For more than half a century after its codification, the Nicene Creed provoked reaction from Arians, who employed political intrigue to gain the favor of the sitting Roman emperor and called several of their own councils to undermine the concept of Jesus as uncreated God. By 336, the Arians had convinced Constantine of their views, who proceeded to exile Athanasius to the Germanic city of Treves (now Trier). Although Athanasius returned to Alexandria after Constantine’s death, the theologian would be banished from the empire four more times under successive pro-Arian emperors, returning after the death of each one. The most important Arian council assembled in 357 at Sirmium, a Bohemian (now Serbian) city, formulating its own creed asserting that Christ and the Holy Spirit are heteroousios with God and not homoousios with God. Moreover, the Nicene Creed’s ambiguity concerning the Holy Spirit led Bishop Macedonius of Constantinople to propose, in 341, that the Spirit...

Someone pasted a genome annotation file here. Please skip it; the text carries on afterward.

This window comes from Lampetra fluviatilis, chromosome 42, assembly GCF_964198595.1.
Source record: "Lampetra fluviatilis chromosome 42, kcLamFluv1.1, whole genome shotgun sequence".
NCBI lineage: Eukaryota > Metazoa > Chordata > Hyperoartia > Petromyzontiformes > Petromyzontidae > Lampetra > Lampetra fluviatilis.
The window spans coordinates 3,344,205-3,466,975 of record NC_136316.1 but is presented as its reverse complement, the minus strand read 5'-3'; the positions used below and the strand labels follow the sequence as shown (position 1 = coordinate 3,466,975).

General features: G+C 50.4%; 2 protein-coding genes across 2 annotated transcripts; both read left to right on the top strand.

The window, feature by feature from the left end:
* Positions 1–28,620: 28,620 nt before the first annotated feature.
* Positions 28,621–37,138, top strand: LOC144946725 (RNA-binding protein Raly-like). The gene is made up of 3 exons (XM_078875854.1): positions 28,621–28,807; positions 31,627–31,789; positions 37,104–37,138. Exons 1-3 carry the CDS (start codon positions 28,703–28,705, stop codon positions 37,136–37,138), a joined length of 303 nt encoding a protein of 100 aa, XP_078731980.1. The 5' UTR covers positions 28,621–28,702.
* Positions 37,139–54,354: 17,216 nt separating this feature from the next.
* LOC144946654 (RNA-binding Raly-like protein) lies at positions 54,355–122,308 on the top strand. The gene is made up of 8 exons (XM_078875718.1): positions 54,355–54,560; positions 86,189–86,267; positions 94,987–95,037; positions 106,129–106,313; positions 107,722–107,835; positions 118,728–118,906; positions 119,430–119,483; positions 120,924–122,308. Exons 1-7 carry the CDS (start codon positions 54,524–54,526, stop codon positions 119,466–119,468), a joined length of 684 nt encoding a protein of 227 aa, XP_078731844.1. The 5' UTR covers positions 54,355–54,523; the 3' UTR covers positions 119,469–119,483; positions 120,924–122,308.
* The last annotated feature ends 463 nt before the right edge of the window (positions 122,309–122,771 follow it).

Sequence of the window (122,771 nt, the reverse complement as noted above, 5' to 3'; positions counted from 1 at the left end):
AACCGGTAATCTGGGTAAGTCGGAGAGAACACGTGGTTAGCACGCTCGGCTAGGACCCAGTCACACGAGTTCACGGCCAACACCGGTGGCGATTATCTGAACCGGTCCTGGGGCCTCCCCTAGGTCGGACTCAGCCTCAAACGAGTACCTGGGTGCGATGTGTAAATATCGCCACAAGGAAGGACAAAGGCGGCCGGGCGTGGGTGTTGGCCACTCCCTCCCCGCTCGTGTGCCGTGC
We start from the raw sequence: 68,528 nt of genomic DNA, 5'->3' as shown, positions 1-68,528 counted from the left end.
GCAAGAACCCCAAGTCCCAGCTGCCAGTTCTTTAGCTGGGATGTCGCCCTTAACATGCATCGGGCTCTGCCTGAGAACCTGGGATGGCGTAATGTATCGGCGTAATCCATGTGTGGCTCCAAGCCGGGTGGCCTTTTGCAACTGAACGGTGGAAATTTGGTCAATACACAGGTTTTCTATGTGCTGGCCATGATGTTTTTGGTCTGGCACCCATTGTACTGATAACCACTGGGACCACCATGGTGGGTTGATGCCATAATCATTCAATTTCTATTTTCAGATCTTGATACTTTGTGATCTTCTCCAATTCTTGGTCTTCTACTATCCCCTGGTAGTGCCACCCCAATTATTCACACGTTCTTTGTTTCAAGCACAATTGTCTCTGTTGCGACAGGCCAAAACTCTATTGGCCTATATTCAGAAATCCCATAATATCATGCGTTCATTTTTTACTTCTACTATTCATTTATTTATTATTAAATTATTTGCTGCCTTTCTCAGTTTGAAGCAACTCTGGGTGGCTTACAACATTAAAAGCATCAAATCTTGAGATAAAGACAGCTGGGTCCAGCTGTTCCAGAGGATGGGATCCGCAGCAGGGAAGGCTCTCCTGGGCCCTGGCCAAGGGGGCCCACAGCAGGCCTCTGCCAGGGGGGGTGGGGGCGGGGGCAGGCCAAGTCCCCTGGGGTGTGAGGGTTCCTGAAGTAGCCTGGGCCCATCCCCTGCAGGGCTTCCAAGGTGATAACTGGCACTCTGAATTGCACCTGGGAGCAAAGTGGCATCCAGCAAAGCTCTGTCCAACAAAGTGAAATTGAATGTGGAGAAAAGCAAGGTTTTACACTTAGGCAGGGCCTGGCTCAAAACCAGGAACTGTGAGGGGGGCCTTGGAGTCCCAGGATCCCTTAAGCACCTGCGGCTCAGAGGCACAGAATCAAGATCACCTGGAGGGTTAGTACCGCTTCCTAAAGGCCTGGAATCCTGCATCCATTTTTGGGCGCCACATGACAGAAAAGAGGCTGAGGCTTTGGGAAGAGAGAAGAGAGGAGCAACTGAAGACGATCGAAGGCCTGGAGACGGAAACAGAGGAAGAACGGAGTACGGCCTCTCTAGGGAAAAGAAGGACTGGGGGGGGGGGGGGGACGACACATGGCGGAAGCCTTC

”Holy Trinity with the Virgin and Saints" by Master of the Ashmolean Predella (Yale University Art Gallery)View Full Size